Saturday, January 22, 2022

Alcohol levy supported organisation on verge of collapsing

One of the organisations born as result of President Ian Khama’s quest to combat drugs and alcohol abuse is at the verge of closing down, fuelling speculation that the plot to combat alcohol abuse is lost as government departs from using the Alcohol levy to help drugs and alcohol addicts.

Sunday Standard is privy to information that scores of drug and substance addicts from Princess Marina, Sybrana Psychiatric Hospital and other health facilities who were referred for clinical treatment at Botswana Substance Abuse Support Network (BOSASNet) were left in limbo as the NGO that offers clinical treatment is rumoured to be folding up.

BOSASNet, which is the only organisation that offers alcohol and drug addicts some clinical treatment, confirmed this week that they might not be able to accommodate patients from government hospitals and other organisations due to financial constraints.

The Ministry of Health maintains that their budget is only meant for advertorials and campaigns on alcohol abuse.

They are fears that the patients who are referred for clinical treatment in the future will not be helped as the government continues to divert the Alcohol levy for other purposes, leaving behind the problems that came as a result of alcohol and drug abuse.

BOSASNet, which received a grant for support from government to the tune of P3,2 million two years ago, could collapse as the government is reluctant to fund the NGO.

The NGO has since approached other donors but they were unsuccessful.

BOSASNet’s Clinical Programme Manager, Kegomoditse Manyanda, revealed in an interview that they might close an outpatient counselling rehabilitation centre that help many addicts who are taken there for referrals by government hospitals and other organisations.

He cited lack of finance as a major contribution that will hamper their service delivery, whose demand is growing.

She indicated that, currently, they were offering counselling though the government hospitals and other organisations were referring patients for clinical treatment.

Manyanda further noted that the government, through the Ministry of Health, which signed a contract offer of P3,2 Million grant towards the organisations, was reluctant to stay on board.
She said from the P3,2 Million grant offered, they had exhausted P2,6 million, stating that the rehabilitation centre might not offer the clinical treatment due to lack of funds to drive the programmes.

Manyanda stated that the clinical treatment will not open if they are unable to source funds from donors. She said closing business will mean outpatient counselling centres might close down the services that they provide.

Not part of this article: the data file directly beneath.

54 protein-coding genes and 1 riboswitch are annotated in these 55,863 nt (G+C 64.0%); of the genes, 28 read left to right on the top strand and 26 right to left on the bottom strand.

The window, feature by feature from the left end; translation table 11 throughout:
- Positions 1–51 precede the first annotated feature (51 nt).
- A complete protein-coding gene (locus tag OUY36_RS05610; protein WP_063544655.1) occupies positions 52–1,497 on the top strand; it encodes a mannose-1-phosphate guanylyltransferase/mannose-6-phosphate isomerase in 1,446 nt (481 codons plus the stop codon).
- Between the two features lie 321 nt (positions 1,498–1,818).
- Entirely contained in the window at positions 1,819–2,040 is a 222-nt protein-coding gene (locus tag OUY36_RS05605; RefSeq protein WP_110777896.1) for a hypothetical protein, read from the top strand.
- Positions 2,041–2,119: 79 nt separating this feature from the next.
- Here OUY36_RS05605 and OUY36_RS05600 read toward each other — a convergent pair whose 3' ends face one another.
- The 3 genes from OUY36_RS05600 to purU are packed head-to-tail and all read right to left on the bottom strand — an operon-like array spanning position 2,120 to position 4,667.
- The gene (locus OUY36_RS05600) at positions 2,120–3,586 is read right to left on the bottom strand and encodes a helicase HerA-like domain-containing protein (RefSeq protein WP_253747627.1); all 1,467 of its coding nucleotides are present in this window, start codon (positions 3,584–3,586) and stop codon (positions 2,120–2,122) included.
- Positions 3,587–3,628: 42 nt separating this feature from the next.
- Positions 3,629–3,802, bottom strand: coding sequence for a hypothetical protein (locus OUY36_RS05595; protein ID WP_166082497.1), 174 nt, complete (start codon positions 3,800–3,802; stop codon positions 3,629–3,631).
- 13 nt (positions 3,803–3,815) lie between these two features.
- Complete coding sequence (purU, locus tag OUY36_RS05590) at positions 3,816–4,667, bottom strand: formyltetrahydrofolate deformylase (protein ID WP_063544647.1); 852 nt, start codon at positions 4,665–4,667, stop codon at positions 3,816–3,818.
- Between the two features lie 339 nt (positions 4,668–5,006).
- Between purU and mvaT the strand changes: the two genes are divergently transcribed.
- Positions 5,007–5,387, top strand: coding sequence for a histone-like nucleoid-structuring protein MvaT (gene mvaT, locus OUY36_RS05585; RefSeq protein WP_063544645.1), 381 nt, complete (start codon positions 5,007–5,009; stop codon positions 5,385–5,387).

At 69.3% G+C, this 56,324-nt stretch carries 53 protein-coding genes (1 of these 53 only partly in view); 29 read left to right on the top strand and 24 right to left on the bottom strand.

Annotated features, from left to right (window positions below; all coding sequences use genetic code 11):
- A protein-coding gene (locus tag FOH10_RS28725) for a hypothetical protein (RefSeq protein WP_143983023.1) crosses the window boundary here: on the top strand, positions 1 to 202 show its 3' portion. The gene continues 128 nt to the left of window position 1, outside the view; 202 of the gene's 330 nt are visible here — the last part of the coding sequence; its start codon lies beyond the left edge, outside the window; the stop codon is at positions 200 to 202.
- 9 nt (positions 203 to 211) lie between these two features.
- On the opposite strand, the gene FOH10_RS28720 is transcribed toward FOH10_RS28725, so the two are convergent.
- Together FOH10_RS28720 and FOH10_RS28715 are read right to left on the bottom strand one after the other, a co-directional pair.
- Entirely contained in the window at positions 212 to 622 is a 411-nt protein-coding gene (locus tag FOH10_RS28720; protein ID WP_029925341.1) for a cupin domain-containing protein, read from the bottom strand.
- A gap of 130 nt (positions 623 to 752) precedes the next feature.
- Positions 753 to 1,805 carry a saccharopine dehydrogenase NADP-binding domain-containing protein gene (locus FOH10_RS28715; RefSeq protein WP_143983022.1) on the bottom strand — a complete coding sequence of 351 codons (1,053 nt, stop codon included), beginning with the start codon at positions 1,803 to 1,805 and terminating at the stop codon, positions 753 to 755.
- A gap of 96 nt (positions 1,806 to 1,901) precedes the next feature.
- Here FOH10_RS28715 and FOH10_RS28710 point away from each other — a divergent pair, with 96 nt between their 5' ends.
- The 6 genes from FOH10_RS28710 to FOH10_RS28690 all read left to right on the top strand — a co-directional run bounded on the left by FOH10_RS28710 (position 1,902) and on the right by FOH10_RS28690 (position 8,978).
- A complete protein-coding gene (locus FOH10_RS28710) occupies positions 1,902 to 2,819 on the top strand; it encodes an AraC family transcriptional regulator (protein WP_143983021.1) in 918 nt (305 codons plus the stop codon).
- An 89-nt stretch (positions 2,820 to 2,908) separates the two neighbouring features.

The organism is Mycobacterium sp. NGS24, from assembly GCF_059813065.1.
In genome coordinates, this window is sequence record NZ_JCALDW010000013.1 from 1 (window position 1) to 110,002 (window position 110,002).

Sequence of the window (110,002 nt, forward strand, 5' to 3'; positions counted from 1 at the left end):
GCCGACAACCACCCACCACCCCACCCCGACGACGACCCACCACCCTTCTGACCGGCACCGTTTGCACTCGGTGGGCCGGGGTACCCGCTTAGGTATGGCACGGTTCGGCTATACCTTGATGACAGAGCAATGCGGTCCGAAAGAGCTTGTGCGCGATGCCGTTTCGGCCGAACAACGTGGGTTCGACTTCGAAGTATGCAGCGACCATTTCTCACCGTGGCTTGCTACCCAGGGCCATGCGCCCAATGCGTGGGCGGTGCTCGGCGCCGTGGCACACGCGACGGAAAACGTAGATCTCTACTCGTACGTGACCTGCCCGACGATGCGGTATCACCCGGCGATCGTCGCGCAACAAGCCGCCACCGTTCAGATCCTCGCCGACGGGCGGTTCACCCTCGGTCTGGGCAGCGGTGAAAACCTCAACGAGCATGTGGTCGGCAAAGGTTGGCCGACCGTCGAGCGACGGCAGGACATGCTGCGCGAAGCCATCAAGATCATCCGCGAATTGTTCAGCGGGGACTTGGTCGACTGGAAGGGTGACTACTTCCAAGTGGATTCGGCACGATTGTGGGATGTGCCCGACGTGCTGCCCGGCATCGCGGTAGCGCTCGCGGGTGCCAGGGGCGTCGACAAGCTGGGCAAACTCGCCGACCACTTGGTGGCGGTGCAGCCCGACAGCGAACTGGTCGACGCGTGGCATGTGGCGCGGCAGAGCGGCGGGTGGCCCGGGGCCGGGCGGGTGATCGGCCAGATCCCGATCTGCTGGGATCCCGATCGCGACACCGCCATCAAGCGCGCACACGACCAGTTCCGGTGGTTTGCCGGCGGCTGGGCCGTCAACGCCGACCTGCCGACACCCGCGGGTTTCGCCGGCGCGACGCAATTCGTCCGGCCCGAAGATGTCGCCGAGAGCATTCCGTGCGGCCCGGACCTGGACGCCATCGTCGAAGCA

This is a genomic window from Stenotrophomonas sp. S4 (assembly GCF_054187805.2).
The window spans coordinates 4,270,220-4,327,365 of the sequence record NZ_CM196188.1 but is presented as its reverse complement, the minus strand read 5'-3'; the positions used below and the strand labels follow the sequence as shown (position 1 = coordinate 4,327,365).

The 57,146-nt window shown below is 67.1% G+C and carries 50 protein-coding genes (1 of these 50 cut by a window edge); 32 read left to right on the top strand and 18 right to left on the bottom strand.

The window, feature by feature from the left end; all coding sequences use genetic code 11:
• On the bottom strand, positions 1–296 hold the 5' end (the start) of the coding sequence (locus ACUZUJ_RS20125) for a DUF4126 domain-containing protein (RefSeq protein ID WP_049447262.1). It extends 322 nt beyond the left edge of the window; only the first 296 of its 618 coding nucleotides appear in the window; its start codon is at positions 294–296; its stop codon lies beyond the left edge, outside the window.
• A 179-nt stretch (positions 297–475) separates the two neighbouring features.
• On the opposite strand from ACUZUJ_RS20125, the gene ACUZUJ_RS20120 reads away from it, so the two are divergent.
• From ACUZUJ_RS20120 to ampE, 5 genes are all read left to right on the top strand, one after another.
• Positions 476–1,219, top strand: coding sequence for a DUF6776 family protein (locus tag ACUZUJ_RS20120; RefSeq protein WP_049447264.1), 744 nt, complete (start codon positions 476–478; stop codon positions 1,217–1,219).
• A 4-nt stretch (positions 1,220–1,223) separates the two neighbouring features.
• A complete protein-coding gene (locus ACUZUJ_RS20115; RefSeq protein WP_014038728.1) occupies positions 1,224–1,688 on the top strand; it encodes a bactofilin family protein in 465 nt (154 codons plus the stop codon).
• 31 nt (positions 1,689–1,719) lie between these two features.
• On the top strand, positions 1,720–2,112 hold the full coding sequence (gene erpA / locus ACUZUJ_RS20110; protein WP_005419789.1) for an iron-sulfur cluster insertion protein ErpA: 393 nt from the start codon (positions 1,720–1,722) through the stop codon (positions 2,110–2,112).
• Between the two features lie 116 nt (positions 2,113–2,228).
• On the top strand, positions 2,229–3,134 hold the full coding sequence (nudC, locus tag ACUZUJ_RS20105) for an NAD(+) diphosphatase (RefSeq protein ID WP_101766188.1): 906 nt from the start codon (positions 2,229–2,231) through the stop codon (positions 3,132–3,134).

She further noted that they are confident that BOSASNet would operate beyond 30th November 2012.
She indicated that since its inception, BOSASNet has helped over 200 people who were affected by or suffering from substance abuse and dependency.

Manyanda also noted that the substances that their clients have presented include Alcohol, Cocaine, Crack Cocaine, Crystal Meth, Heroin, Mandrax, Nicotine, and Ecstasy, Painkillers, Marijuana and Sleeping pills.

However, the Assistant Minister of Finance, Gaothaetse Mathabaphiri, stated in an interview that they were unable to fund the organisation after the government took a decision to give them 5 percent of money accrued from the alcohol levy.

Mathabaphiri said that if the organisation was unable to offer clinical treatment, it should seek help from government hospitals. He added that that they had an integrated approach where clinical treatments are done in government hospitals.

“We are aware that the numbers of alcohol and drug addicts have gone down. We have a report that indicates that people no longer drink alcohol as before and this has also reduced the revenue that came from the levy,” said Mathabaphiri.

The Parliamentary Accounts Committee (PAC) Chairman, Nehemiah Modubule, indicated when delivering the PAC report this week that the committee is of the view that the fund was used for the purposes for which it was not intended for. He stated that the committee has recommended that the grants of the fund should account and indicate how they use the grants disbursed to them.

The PAC also indicated that, as a result of the absence of the requirement to account, the beneficiaries were utilising the grants in a diversity of ways, some of which completely out of line with the objectives of the funds. The committee was informed that the funds were used to sponsor constituency leagues and some of the youth were using the money to buy alcohol.

The committee was further informed that President Khama had stated that the government was not in a position to control the youth on how they use the funds despite being informed that the youth were using it to buy alcohol.

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